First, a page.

Settling in to their temporary home

We are very excited to be participating in a conservation program for these turtles. I look forward to be working with a vertebrate. These guys are much lower maintenance than giant pandas.

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Wednesday, April 02, 2008

Circus of the Spineless #31

Circus of the Spineless #31 has been posted at From Archaea to Zeaxanthol. There are lots of great invertebrate posts in this month's carnival, including one from Yours Truly. The marine invertebrate folks are fighting amongst themselves. The rest of us can look on and feel smugly superior.


It’s all in the structure

Arid Lands Tiger Beetle (Cicindela marutha)

In response to my tiger beetle post last week, TR expressed admiration for the beautiful metallic green color of Cicindela marutha, the arid-lands tiger beetle and asked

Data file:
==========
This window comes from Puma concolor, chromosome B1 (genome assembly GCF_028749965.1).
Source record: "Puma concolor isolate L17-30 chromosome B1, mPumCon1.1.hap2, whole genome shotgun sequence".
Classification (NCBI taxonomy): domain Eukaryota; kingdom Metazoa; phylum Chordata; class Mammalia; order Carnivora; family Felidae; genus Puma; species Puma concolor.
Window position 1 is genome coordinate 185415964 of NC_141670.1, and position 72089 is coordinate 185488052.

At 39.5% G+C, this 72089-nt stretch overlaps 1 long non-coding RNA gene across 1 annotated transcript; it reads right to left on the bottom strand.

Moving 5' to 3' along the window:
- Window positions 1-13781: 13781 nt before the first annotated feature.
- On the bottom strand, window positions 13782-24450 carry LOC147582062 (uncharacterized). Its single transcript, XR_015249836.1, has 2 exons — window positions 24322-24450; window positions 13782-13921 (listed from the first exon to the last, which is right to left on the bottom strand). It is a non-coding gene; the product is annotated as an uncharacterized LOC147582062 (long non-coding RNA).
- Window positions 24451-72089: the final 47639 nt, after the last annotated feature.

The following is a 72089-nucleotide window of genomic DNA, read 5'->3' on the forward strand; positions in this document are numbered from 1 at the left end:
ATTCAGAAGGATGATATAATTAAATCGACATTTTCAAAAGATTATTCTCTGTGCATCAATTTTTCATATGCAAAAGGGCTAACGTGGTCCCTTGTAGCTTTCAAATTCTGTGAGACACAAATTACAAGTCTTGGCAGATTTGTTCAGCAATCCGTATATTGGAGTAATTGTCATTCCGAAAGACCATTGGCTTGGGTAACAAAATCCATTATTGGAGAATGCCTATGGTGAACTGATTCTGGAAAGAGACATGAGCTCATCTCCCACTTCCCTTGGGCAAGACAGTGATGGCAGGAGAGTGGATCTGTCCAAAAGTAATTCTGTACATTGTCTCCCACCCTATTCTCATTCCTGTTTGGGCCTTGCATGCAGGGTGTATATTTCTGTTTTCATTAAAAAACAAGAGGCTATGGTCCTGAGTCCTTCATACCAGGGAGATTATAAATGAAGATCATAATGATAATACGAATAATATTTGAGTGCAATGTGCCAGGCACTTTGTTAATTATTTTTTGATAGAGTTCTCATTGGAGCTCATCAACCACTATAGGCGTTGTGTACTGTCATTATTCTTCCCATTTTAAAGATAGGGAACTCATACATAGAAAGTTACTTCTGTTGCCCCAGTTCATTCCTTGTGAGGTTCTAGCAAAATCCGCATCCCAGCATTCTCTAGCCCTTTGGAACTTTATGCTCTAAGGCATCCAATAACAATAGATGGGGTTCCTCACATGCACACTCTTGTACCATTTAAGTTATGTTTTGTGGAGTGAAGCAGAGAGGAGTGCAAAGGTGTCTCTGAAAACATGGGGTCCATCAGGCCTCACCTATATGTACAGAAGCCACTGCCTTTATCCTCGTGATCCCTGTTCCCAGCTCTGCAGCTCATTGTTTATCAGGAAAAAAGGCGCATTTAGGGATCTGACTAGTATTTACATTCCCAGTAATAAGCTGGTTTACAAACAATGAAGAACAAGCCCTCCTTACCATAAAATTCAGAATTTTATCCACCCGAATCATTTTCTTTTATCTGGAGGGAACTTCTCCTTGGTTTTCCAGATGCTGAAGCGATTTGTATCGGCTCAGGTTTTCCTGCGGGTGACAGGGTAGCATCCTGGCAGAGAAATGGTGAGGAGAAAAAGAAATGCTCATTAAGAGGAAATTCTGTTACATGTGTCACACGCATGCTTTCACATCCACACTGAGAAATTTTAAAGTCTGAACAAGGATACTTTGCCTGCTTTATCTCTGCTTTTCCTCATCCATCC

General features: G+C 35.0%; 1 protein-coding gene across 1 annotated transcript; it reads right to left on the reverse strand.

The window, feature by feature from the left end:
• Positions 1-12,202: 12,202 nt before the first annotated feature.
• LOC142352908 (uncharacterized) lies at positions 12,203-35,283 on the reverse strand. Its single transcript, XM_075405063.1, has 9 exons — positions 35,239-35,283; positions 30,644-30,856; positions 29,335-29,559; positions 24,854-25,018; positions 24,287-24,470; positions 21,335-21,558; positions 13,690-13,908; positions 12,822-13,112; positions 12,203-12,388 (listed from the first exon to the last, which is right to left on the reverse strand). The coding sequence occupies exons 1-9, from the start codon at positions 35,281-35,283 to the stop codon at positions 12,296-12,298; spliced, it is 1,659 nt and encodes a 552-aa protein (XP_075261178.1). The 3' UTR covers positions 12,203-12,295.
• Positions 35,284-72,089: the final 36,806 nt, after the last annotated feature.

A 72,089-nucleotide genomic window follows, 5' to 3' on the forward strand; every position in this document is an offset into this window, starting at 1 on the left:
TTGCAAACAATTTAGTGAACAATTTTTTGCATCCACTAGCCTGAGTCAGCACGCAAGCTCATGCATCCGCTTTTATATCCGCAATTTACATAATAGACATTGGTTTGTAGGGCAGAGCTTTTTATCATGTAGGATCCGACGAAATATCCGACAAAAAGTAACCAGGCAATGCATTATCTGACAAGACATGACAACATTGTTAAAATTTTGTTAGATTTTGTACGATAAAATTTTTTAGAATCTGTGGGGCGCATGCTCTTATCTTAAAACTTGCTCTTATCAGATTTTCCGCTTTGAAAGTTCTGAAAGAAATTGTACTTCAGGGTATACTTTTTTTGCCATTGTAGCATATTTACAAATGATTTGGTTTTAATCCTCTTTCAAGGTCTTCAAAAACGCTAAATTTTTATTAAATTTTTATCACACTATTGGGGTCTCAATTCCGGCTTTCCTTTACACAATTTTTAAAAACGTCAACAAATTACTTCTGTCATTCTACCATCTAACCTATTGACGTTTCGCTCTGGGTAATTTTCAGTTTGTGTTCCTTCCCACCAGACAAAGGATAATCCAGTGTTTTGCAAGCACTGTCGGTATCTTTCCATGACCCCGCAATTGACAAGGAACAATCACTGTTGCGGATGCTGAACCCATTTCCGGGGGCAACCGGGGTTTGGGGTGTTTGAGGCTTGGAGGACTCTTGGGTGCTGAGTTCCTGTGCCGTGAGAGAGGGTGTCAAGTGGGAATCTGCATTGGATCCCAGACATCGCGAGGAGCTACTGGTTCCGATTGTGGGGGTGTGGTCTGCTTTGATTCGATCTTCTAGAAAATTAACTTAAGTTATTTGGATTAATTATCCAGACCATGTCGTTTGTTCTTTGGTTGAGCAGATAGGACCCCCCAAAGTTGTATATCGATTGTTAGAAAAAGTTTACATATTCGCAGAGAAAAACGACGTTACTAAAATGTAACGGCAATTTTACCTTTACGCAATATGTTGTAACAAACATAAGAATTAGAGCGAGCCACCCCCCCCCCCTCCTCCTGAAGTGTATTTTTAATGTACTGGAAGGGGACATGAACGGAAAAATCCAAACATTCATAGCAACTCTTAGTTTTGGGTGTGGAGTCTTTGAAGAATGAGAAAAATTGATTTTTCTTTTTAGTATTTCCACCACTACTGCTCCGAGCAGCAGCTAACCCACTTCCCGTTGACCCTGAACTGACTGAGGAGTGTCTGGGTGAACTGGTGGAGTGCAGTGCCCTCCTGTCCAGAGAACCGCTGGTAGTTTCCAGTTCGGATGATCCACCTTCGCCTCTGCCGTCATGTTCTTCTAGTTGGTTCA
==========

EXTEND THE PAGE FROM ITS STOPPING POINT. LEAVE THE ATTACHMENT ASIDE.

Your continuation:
What chemistry creates those patterns and colors?
It’s a fun question, because the beautiful reds and greens of tiger beetles aren’t created by chemistry at all. Color in the natural world can be segregated into two main varieties: pigment and structural. Pigments are chemical compounds. It’s possible to grind up, for example, monarch wings and isolate orange colors from them. In contrast, you can’t isolate a blue chemical compound from a Morpho butterfly wing.

Morpho granadensis
Photo: Jyoti

Structural color is caused by some aspect of the physical structure of, say, a wing or a shell that causes interference or diffraction of the light striking the object. Often the structure has tiny ridges or is composed of multiple layers. A nice technical presentation of structural color in Morpho butterfly scales can be found here (pdf file). If you would describe a color using words like metallic, iridescent, opalescent or even glittering you are probably describing structural color. Colors that change depending on the angle that you view them at are also structural.